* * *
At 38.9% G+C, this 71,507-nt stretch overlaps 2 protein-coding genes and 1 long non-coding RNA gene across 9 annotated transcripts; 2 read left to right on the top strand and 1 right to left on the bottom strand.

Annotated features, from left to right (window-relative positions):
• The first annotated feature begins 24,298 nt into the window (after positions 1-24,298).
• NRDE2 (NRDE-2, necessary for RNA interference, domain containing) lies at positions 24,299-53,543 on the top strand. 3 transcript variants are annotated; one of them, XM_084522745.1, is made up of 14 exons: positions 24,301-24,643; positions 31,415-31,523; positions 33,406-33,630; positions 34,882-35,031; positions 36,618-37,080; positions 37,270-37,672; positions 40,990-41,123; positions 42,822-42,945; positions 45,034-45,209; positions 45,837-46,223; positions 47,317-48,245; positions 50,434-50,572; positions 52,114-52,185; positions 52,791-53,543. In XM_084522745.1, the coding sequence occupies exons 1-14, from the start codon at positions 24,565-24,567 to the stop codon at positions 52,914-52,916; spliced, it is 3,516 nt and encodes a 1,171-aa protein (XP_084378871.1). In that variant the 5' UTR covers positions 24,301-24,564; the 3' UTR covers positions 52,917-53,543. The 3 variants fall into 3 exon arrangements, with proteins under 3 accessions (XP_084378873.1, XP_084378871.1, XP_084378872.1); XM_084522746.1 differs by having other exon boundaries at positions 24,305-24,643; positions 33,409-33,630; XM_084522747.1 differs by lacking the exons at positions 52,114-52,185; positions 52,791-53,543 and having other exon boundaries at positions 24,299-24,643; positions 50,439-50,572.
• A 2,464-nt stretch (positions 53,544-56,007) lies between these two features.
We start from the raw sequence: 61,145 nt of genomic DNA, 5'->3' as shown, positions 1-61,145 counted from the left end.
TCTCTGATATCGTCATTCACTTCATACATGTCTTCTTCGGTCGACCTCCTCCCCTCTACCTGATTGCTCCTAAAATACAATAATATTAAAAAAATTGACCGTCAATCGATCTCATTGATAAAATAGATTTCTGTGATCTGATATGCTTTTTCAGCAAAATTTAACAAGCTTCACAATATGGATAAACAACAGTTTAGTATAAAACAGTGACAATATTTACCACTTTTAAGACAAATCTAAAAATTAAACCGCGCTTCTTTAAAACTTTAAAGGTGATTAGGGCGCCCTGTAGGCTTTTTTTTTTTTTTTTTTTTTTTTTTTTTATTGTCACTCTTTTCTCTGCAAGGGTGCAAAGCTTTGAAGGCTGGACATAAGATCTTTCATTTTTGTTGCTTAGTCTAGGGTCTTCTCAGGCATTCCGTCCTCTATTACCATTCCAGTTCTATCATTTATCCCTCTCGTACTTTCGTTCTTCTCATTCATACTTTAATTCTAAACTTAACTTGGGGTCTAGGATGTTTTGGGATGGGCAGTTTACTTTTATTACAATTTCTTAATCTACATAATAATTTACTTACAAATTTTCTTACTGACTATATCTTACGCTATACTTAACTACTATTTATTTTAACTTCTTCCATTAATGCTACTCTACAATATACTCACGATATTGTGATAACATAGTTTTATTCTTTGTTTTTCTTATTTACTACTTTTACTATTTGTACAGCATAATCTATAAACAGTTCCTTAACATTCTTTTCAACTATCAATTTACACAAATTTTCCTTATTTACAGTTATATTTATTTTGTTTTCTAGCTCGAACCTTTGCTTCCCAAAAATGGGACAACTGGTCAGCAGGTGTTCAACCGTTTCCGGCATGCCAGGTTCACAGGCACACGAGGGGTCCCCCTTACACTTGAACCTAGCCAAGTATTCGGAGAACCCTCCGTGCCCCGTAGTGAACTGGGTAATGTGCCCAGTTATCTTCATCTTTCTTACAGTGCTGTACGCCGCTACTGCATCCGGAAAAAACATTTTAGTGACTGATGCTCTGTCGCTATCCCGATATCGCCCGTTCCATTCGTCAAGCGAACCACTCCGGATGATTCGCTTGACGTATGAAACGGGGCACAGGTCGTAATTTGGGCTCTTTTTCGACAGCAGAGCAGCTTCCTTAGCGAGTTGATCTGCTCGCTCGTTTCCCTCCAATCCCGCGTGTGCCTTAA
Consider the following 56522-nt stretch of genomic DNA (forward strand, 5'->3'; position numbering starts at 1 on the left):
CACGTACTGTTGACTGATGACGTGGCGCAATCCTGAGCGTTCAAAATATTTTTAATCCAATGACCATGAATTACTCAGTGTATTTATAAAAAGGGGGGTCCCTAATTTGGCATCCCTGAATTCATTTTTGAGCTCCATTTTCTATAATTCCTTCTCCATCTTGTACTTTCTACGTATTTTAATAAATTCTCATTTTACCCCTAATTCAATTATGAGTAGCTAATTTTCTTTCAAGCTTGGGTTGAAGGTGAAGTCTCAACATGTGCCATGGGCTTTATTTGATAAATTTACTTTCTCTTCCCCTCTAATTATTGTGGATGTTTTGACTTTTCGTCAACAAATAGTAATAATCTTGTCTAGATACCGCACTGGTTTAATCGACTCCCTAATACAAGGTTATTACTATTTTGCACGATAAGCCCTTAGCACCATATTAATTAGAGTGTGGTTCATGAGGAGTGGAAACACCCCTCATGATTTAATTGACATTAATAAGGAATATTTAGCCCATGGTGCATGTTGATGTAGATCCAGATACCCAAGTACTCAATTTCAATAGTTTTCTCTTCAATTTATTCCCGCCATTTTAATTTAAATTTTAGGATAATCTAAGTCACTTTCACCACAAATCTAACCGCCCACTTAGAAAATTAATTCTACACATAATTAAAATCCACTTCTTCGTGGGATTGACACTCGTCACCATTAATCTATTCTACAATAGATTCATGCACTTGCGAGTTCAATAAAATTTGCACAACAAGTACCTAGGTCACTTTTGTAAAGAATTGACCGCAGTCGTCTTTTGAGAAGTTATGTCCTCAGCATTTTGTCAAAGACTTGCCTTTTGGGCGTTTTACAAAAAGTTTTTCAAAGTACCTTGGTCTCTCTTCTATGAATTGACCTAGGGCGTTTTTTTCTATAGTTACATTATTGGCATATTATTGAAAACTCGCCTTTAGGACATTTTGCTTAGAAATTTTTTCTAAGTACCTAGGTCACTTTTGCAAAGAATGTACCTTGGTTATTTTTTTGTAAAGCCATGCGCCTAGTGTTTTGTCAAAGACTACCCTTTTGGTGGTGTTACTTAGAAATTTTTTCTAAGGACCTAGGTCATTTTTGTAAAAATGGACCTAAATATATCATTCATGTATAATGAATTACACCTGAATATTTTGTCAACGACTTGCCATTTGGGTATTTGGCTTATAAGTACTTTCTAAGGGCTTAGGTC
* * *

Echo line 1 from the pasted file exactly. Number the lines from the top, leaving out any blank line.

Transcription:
At 38.9% G+C, this 71,507-nt stretch overlaps 2 protein-coding genes and 1 long non-coding RNA gene across 9 annotated transcripts; 2 read left to right on the top strand and 1 right to left on the bottom strand.